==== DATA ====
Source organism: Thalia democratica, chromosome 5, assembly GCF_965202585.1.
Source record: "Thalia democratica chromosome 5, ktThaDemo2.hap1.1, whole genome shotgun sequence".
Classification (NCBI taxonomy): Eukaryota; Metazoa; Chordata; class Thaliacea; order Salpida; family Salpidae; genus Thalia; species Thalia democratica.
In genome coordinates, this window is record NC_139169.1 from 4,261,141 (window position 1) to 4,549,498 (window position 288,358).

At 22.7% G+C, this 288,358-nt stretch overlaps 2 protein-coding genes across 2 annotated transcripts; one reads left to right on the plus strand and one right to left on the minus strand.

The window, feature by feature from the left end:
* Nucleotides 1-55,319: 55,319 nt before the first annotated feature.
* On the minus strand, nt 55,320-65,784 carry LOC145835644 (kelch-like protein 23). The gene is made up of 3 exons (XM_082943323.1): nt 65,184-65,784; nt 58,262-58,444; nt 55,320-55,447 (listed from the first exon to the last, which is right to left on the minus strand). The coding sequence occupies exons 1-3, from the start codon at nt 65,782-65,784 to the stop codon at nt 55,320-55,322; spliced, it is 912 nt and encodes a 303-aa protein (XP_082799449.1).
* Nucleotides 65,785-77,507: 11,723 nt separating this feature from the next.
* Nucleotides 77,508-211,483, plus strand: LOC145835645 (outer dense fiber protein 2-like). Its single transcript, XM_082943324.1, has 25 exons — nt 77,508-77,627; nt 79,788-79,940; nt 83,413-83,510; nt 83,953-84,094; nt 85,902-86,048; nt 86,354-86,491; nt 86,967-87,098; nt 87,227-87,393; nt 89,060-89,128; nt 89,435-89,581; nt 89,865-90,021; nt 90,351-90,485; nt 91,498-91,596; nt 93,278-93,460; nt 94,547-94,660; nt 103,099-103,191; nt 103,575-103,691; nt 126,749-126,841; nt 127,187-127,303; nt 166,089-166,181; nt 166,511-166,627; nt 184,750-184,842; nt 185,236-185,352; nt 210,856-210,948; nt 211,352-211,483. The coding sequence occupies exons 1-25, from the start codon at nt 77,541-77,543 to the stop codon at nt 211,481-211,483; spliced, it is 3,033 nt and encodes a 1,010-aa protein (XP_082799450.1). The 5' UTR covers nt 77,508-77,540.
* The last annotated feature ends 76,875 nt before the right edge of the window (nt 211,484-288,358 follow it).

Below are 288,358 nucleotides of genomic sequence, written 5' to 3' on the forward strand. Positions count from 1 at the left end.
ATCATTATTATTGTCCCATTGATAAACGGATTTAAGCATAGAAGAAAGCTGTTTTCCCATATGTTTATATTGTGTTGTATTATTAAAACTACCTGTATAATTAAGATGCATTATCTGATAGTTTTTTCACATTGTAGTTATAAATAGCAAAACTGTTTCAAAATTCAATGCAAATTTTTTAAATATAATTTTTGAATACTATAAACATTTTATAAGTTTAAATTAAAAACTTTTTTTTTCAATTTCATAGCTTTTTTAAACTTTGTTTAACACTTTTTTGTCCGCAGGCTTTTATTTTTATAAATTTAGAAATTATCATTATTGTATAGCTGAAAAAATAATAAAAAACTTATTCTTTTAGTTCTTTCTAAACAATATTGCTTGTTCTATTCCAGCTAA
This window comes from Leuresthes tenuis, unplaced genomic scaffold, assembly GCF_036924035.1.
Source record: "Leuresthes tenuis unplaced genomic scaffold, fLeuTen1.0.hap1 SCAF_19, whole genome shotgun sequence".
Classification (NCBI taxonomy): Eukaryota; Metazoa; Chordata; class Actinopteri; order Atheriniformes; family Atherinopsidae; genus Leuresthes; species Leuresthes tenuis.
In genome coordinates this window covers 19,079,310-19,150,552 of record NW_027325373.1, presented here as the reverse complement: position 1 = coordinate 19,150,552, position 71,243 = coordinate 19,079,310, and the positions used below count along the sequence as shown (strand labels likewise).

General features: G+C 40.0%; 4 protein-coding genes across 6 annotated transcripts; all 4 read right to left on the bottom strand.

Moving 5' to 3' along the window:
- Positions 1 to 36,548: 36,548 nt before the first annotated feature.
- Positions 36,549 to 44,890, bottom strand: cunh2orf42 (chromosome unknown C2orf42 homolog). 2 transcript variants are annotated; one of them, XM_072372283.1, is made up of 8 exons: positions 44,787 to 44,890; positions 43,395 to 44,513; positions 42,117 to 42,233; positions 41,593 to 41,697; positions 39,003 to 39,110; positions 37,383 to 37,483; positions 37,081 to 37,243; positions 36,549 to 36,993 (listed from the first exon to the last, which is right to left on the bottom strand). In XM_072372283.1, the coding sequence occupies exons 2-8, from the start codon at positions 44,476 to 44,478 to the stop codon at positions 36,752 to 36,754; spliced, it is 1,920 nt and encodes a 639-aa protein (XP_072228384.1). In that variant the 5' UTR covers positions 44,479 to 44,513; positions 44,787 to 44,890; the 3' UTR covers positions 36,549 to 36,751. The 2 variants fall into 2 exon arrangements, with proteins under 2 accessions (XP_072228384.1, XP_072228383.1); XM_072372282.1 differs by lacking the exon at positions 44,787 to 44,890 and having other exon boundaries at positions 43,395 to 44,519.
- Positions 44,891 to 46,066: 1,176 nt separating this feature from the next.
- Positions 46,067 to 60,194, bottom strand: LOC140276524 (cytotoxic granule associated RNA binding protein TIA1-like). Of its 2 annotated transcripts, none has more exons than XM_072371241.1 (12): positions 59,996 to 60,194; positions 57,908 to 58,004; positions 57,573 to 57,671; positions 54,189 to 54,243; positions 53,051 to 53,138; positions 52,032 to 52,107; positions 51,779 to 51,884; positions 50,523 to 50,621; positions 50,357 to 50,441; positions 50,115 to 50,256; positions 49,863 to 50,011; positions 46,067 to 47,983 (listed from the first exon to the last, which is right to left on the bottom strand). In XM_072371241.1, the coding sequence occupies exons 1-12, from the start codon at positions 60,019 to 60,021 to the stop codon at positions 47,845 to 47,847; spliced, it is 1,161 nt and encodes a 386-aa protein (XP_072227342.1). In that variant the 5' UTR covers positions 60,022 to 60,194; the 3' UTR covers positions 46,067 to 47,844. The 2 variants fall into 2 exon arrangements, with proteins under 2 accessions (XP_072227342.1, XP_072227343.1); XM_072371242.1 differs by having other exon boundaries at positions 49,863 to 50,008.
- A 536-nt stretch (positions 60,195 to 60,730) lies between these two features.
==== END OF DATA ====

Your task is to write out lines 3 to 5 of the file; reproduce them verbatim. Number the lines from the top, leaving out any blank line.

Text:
Classification (NCBI taxonomy): Eukaryota; Metazoa; Chordata; class Thaliacea; order Salpida; family Salpidae; genus Thalia; species Thalia democratica.
In genome coordinates, this window is record NC_139169.1 from 4,261,141 (window position 1) to 4,549,498 (window position 288,358).

At 22.7% G+C, this 288,358-nt stretch overlaps 2 protein-coding genes across 2 annotated transcripts; one reads left to right on the plus strand and one right to left on the minus strand.